Background: The prognosis for children in whom Legg-Calvé-Perthes disease develops before the age of six years was initially reported to be good, but later studies demonstrated a less favorable prognosis. To assess the natural history of this condition in this age group, we reviewed a large cohort of children who had received minimal treatment for the disease.
Methods: The medical records and radiographs of all children with Legg-Calvé-Perthes disease seen at our institution between 1944 and 2000 were reviewed. The cases of 172 patients with a total of 188 affected hips were studied. The course of the disease and the final clinical and radiographic outcomes were evaluated in all patients.
Results: Typical Legg-Calvé-Perthes disease was noted in 164 hips of 160 patients. According to the lateral patellar classification, seven of these hips were in group A; 101, in group B; twenty-seven, in the B/C border group; and twenty-nine, in group C. According to the Stulberg classification, there were 131 Class-I or II (good) results, fourteen Class-III (fair) results, and nineteen Class-IV (poor) results. The lateral pillar classification was highly correlated with the outcome, whereas treatment did not correlate with the outcome. Only lateral pillar group-B/C border and C hips with an onset of the disease between the ages of four years and five years and eleven months had a poor prognosis. We unexpectedly encountered a group of twelve patients with bilateral, simultaneous development of apparent Legg-Calvé-Perthes disease. In that group, there were twenty-one Stulberg Class-I or II (good), three Stulberg Class-III (fair), and no Stulberg Class-IV (poor) results, although fourteen of the twenty-four hips were in lateral pillar group C. The outcome in the hips in lateral pillar group C was significantly better when the patient had bilateral simultaneous involvement than when the patient had typical Legg-Calvé-Perthes disease.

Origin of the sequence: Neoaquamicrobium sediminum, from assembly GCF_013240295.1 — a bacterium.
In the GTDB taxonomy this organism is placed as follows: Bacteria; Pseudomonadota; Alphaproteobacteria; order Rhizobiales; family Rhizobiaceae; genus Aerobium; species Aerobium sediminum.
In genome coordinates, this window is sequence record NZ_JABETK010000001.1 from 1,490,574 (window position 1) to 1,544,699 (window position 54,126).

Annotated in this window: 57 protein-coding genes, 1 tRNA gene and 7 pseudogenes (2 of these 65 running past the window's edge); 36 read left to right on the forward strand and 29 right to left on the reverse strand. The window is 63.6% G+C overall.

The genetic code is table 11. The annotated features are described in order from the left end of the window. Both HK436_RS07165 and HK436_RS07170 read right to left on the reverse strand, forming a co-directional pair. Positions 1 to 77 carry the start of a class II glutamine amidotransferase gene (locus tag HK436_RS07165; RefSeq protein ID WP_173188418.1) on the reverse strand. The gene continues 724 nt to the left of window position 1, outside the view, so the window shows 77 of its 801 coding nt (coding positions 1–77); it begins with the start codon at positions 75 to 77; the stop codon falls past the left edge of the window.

Conclusions: The prognosis for patients with the onset of Legg-Calvé-Perthes disease before the age of six years is favorable, with 80% having a good result. Only children between the ages of four years and five years and eleven months with a B/C or C lateral pillar classification of involvement have a less favorable prognosis. Treatment was not found to influence outcome. Simultaneous bilateral disease, which had a more favorable prognosis, may represent a unique disorder.